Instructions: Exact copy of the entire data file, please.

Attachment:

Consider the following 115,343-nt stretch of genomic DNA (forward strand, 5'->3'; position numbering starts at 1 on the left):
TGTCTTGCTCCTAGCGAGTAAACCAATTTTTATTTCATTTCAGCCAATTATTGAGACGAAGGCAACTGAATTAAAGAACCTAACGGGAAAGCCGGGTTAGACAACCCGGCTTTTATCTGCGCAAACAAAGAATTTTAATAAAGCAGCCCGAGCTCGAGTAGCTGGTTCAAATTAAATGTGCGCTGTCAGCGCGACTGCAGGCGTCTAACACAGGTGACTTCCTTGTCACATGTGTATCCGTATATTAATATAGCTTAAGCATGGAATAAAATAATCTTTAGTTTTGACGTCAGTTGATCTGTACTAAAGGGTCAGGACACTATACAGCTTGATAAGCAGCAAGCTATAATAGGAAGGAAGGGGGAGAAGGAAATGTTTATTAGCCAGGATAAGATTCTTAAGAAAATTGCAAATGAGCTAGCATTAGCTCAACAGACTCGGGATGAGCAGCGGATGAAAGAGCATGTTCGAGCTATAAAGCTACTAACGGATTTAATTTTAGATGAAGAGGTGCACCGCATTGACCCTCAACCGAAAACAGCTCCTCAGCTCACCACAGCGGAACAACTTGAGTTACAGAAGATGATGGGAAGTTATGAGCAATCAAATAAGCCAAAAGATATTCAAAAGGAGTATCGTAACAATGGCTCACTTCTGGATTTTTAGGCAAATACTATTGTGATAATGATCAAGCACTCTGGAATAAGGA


Consider the following 115,343-nt stretch of genomic DNA (forward strand, 5'->3'; position numbering starts at 1 on the left):
TGTCTTGCTCCTAGCGAGTAAACCAATTTTTATTTCATTTCAGCCAATTATTGAGACGAAGGCAACTGAATTAAAGAACCTAACGGGAAAGCCGGGTTAGACAACCCGGCTTTTATCTGCGCAAACAAAGAATTTTAATAAAGCAGCCCGAGCTCGAGTAGCTGGTTCAAATTAAATGTGCGCTGTCAGCGCGACTGCAGGCGTCTAACACAGGTGACTTCCTTGTCACATGTGTATCCGTATATTAATATAGCTTAAGCATGGAATAAAATAATCTTTAGTTTTGACGTCAGTTGATCTGTACTAAAGGGTCAGGACACTATACAGCTTGATAAGCAGCAAGCTATAATAGGAAGGAAGGGGGAGAAGGAAATGTTTATTAGCCAGGATAAGATTCTTAAGAAAATTGCAAATGAGCTAGCATTAGCTCAACAGACTCGGGATGAGCAGCGGATGAAAGAGCATGTTCGAGCTATAAAGCTACTAACGGATTTAATTTTAGATGAAGAGGTGCACCGCATTGACCCTCAACCGAAAACAGCTCCTCAGCTCACCACAGCGGAACAACTTGAGTTACAGAAGATGATGGGAAGTTATGAGCAATCAAATAAGCCAAAAGATATTCAAAAGGAGTATCGTAACAATGGCTCACTTCTGGATTTTTAGGCAAATACTATTGTGATAATGATCAAGCACTCTGGAATAAGGA